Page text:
Imagine being able to take over the body of anyone on Earth. Sound crazy? Not for Agent Drake and the Hardcore Program. They can turn any person into a human drone to get to targets that normal soldiers can’t. Drake is the best soldier Hardcore has to offer. But when he gets stranded in a body with only 72 hours to discover who’s hijacked the Program, he’ll have to pull out all the stops against an enemy who could be literally anyone. From the creative minds of Robert Kirkman and Marc Silvestri, and presented by Andy Diggle (Thief of Thieves, Losers) and Alessandro Vitti (Secret Warriors), comes a new Skybound Original that shows you how to save the world without getting your hands dirty.
In 1978, the US Army established a secret unit known as the Stargate Project. Their mission was to investigate military potential of a psychic phenomenon known as remote viewing, which uses ESP to allow the “viewer” to witness events happening elsewhere, without detection. If the power of RV could be proven and harnessed, the intelligence possibilities would have been endless. Sounds a little off the wall, but, believe it or not, Stargate was only shut down in 1995.
Hardcore #1 takes the idea a few steps further, with the addition of futuristic tech that allows agents to not only see through the eyes of a remote human subject, but to assume complete control of their bodies as well. With the physical control, now agents can be highly effective assassins, provided the subject they’ve been assigned has a minimal level of physical ability. If the subject were, say, a morbidly obese drunk, as in this opening chapter, the best operator in the world might find issue getting the jump on their target, proximity or no. The other limitation, and this is important for later, there’s an expiry date by which the operator needs to sever the connection, or have their brain turn into oatmeal. 72 hours. Get in, get wet, get out.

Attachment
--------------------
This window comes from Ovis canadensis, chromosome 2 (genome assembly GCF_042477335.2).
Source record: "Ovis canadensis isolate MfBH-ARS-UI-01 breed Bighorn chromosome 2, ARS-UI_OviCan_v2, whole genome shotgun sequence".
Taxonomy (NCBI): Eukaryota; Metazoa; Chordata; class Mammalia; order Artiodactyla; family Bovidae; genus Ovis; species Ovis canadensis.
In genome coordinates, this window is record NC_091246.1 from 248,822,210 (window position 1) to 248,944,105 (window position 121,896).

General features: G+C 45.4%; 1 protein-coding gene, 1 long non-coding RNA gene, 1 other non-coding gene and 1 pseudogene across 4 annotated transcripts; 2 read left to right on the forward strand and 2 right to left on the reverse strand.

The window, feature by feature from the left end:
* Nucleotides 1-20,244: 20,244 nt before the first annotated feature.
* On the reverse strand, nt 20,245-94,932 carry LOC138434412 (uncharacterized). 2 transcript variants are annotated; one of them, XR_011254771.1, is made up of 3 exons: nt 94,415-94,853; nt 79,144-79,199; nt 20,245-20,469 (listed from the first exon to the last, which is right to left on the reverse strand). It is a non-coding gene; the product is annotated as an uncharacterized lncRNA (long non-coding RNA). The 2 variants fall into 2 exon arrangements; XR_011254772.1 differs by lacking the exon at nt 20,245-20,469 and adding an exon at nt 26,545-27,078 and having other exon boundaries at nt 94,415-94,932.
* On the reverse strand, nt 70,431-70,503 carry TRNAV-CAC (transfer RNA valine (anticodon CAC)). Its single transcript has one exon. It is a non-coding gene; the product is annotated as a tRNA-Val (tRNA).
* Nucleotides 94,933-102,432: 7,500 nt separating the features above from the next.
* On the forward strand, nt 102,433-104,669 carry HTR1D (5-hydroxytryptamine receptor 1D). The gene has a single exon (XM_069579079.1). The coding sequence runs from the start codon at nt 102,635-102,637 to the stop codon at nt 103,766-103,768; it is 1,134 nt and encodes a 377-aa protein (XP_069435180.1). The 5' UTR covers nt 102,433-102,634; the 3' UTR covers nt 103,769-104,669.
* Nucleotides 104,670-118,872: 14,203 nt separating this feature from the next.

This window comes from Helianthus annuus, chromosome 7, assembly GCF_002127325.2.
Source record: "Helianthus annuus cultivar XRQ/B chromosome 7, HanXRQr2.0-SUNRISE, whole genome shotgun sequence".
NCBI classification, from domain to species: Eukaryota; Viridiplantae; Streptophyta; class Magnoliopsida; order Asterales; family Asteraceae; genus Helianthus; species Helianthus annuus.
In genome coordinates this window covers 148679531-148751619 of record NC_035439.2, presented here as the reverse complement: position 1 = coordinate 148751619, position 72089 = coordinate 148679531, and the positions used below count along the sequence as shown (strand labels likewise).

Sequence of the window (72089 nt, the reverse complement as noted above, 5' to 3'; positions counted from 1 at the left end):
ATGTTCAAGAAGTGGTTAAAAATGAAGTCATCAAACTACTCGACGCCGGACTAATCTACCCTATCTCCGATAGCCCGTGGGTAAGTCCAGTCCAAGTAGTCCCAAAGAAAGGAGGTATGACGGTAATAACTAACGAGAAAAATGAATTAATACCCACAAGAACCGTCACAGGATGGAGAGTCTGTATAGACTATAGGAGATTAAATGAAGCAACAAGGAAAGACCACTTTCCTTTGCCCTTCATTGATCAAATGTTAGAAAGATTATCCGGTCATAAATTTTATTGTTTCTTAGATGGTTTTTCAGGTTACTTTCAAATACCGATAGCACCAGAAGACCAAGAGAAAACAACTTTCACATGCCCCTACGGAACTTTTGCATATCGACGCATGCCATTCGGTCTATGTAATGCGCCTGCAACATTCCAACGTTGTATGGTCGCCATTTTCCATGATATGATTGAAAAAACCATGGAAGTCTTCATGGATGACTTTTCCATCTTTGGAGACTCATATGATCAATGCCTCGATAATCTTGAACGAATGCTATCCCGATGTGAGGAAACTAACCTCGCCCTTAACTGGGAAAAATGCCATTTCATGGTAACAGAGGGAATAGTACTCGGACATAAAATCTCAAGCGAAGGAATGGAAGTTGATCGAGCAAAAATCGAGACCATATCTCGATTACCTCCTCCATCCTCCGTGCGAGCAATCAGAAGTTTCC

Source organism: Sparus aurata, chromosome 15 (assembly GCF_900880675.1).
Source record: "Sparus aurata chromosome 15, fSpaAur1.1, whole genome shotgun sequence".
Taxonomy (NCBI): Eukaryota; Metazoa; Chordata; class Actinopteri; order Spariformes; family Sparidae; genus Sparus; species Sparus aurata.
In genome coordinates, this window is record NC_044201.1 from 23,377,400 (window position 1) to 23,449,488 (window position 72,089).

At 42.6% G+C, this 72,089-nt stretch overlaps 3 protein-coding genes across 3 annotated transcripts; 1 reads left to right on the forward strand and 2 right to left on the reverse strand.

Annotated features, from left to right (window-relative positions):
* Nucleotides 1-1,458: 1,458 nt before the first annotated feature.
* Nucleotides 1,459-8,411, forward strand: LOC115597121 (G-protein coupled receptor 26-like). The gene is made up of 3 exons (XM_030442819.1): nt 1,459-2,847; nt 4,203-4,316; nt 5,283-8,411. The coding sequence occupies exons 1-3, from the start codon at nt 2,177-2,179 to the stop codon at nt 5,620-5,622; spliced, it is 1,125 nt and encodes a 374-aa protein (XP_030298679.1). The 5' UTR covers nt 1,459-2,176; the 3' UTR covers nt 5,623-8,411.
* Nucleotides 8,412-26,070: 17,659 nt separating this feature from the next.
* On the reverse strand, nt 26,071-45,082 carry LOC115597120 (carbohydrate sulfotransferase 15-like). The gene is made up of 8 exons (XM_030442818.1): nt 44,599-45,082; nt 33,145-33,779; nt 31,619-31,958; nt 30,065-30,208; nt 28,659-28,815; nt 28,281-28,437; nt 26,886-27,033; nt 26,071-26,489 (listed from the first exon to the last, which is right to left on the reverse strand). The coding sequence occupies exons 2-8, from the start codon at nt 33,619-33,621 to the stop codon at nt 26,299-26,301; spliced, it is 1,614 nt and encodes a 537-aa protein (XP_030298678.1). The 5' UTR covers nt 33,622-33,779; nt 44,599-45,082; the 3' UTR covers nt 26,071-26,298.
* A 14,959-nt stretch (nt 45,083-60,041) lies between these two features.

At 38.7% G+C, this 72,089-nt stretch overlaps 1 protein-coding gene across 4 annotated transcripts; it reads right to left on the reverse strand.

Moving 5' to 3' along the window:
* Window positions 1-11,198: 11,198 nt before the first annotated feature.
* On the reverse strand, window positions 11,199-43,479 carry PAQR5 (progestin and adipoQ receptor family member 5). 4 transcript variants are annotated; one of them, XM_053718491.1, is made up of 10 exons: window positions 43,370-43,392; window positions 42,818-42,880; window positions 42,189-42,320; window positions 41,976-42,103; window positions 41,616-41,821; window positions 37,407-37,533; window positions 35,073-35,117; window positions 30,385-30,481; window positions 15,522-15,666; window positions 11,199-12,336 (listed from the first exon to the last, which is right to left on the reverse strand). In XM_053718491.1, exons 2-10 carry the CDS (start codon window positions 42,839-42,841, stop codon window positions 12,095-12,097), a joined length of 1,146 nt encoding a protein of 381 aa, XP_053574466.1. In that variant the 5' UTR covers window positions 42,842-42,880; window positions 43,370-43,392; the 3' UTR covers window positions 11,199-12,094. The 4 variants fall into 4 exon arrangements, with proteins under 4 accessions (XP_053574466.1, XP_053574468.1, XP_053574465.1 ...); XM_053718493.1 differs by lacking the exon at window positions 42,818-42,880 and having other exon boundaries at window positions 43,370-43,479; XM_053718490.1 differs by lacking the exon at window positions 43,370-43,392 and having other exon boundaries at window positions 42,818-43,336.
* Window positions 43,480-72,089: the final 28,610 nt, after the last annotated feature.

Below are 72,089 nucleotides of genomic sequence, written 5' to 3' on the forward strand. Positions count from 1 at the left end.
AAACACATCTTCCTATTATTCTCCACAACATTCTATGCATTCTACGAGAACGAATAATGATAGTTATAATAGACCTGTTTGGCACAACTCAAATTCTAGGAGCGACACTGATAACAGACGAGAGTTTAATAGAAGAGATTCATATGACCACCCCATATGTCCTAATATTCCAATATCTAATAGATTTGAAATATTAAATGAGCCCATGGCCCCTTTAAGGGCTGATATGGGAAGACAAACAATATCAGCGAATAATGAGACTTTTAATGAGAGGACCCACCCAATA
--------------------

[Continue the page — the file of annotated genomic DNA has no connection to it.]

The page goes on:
Andy Diggle presents a great sci-fi action script in this series opener. There’s not a whole lot we know yet about the principals, but there’s a pretty decent lay rundown on how the program works and what the limitations are. Diggle drops us right in the middle of a chaotic scenario and provides just enough exposition to get a nibble, then gives a good sharp tug to set the hook.
Alessandro Vitti’s bold linework plays well into both the science fiction and action elements. Cinematic action sequences are quick and brutal. Character designs fall into a few predictable tropes, but are distinct and memorable. Color by Adriano Lucas lends a throwback feel to Vitti’s inks, calling back to some of my favorites from the early nineties.
Hardcore is an interesting and well-executed concept that explores the morality and subversion of technology that is playing an ever increasing role in warfare and intelligence. It’s a little bit like a murdery Avatar, with some Dark World, Men Who Stare at Goats, and Being John Malkovitch thrown in for good measure.
Hardcore #1, Image Comics/Skybound Entertainment, released 19 December 2018. Created by Robert Kirkman and Marc Silvestri, story by Robert Kirkman and Andy Diggle, script by Andy Diggle, art by Alessandro Vitti, color by Adriano Lucas, letters by Thomas Mauer, cover by Dan Panosian.